A Guix profile can be set up via a so-called manifest specification that looks like this:
(specifications->manifest '("package-1" ;; Version 1.3 of package-2. "email@example.com" ;; The "lib" output of package-3. "package-3:lib" ; ... "package-N"))
see Invoking guix package in GNU Guix Reference Manual, for the syntax details.
We can create a manifest specification per profile and install them this way:
GUIX_EXTRA_PROFILES=$HOME/.guix-extra-profiles mkdir -p "$GUIX_EXTRA_PROFILES"/my-project # if it does not exist yet guix package --manifest=/path/to/guix-my-project-manifest.scm --profile="$GUIX_EXTRA_PROFILES"/my-project/my-project
Here we set an arbitrary variable ‘GUIX_EXTRA_PROFILES’ to point to the directory where we will store our profiles in the rest of this article.
Placing all your profiles in a single directory, with each profile getting its own sub-directory, is somewhat cleaner. This way, each sub-directory will contain all the symlinks for precisely one profile. Besides, “looping over profiles” becomes obvious from any programming language (e.g. a shell script) by simply looping over the sub-directories of ‘$GUIX_EXTRA_PROFILES’.
Note that it’s also possible to loop over the output of
guix package --list-profiles
although you’ll probably have to filter out ~/.config/guix/current.
To enable all profiles on login, add this to your ~/.bash_profile (or similar):
for i in $GUIX_EXTRA_PROFILES/*; do profile=$i/$(basename "$i") if [ -f "$profile"/etc/profile ]; then GUIX_PROFILE="$profile" . "$GUIX_PROFILE"/etc/profile fi unset profile done
Note to Guix System users: the above reflects how your default profile ~/.guix-profile is activated from /etc/profile, that latter being loaded by ~/.bashrc by default.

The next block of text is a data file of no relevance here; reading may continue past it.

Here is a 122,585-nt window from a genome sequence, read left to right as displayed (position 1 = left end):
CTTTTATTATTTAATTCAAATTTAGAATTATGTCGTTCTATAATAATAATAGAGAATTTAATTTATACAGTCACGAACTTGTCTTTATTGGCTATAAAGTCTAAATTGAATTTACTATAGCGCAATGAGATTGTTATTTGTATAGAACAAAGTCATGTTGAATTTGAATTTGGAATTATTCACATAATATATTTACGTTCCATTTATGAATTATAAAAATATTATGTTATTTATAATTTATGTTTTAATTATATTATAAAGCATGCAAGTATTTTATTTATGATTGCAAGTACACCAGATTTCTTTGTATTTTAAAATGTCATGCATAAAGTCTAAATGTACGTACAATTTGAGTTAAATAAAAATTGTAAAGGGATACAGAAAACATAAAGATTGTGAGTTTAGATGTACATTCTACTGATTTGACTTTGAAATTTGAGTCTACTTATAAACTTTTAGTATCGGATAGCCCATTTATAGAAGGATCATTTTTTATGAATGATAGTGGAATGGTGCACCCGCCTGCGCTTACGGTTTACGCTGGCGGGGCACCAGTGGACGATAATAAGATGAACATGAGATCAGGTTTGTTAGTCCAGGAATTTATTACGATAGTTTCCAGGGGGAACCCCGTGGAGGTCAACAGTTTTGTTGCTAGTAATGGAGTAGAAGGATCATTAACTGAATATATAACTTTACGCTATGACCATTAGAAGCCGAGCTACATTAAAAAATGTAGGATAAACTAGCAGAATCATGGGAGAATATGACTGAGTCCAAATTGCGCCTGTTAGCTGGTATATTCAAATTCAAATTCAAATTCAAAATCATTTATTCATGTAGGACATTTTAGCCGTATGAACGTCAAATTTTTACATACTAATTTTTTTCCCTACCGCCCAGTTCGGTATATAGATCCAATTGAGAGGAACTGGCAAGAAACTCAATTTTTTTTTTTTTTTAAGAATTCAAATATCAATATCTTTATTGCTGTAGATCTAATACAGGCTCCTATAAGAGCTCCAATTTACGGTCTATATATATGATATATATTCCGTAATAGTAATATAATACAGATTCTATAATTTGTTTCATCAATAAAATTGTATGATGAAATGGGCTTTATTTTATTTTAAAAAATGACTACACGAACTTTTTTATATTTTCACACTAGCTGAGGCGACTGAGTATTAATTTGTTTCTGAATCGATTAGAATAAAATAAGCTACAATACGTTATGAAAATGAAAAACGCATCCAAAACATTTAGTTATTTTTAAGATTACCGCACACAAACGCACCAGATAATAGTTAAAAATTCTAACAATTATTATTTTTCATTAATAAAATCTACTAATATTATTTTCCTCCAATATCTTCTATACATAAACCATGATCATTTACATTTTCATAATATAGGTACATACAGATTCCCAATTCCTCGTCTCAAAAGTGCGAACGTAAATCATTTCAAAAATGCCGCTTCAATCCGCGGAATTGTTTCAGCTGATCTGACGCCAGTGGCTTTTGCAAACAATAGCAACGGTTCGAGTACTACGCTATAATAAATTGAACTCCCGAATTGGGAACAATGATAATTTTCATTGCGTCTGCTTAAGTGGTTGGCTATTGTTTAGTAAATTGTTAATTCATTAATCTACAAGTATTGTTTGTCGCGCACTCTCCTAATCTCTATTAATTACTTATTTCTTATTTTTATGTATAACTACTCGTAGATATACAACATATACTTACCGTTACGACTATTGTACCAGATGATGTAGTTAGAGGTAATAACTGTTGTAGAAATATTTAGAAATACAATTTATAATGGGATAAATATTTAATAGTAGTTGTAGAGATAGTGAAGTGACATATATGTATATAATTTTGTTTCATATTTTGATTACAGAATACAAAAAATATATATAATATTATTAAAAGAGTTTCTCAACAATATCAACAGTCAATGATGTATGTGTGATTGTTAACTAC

You can obviously choose to only enable a subset of them:
for i in "$GUIX_EXTRA_PROFILES"/my-project-1 "$GUIX_EXTRA_PROFILES"/my-project-2; do profile=$i/$(basename "$i") if [ -f "$profile"/etc/profile ]; then GUIX_PROFILE="$profile" . "$GUIX_PROFILE"/etc/profile fi unset profile done
When a profile is off, it’s straightforward to enable it for an individual shell without "polluting" the rest of the user session:
GUIX_PROFILE="path/to/my-project" ; . "$GUIX_PROFILE"/etc/profile
The key to enabling a profile is to source its ‘etc/profile’ file. This file contains shell code that exports the right environment variables necessary to activate the software contained in the profile. It is built automatically by Guix and meant to be sourced. It contains the same variables you would get if you ran:
guix package --search-paths=prefix --profile=$my_profile"
Once again, see (see Invoking guix package in GNU Guix Reference Manual) for the command line options.
To upgrade a profile, simply install the manifest again:
guix package -m /path/to/guix-my-project-manifest.scm -p "$GUIX_EXTRA_PROFILES"/my-project/my-project
To upgrade all profiles, it’s easy enough to loop over them. For instance, assuming your manifest specifications are stored in ~/.guix-manifests/guix-$profile-manifest.scm, with ‘$profile’ being the name of the profile (e.g. "project1"), you could do the following in Bourne shell:
for profile in "$GUIX_EXTRA_PROFILES"/*; do guix package --profile="$profile" --manifest="$HOME/.guix-manifests/guix-$profile-manifest.scm" done
Each profile has its own generations:
guix package -p "$GUIX_EXTRA_PROFILES"/my-project/my-project --list-generations
You can roll-back to any generation of a given profile:
guix package -p "$GUIX_EXTRA_PROFILES"/my-project/my-project --switch-generations=17
Finally, if you want to switch to a profile without inheriting from the current environment, you can activate it from an empty shell:
env -i $(which bash) --login --noprofile --norc . my-project/etc/profile